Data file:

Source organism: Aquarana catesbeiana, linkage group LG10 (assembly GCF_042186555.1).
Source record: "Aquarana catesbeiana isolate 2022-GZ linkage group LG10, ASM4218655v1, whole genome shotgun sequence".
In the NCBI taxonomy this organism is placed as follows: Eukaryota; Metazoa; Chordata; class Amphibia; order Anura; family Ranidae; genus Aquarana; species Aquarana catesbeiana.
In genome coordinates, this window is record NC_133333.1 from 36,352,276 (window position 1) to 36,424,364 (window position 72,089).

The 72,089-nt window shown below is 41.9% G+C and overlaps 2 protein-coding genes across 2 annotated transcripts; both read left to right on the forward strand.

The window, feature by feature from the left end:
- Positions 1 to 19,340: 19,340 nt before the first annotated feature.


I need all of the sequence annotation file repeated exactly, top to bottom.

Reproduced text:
Source organism: Aquarana catesbeiana, linkage group LG10 (assembly GCF_042186555.1).
Source record: "Aquarana catesbeiana isolate 2022-GZ linkage group LG10, ASM4218655v1, whole genome shotgun sequence".
In the NCBI taxonomy this organism is placed as follows: Eukaryota; Metazoa; Chordata; class Amphibia; order Anura; family Ranidae; genus Aquarana; species Aquarana catesbeiana.
In genome coordinates, this window is record NC_133333.1 from 36,352,276 (window position 1) to 36,424,364 (window position 72,089).

The 72,089-nt window shown below is 41.9% G+C and overlaps 2 protein-coding genes across 2 annotated transcripts; both read left to right on the forward strand.

The window, feature by feature from the left end:
- Positions 1 to 19,340: 19,340 nt before the first annotated feature.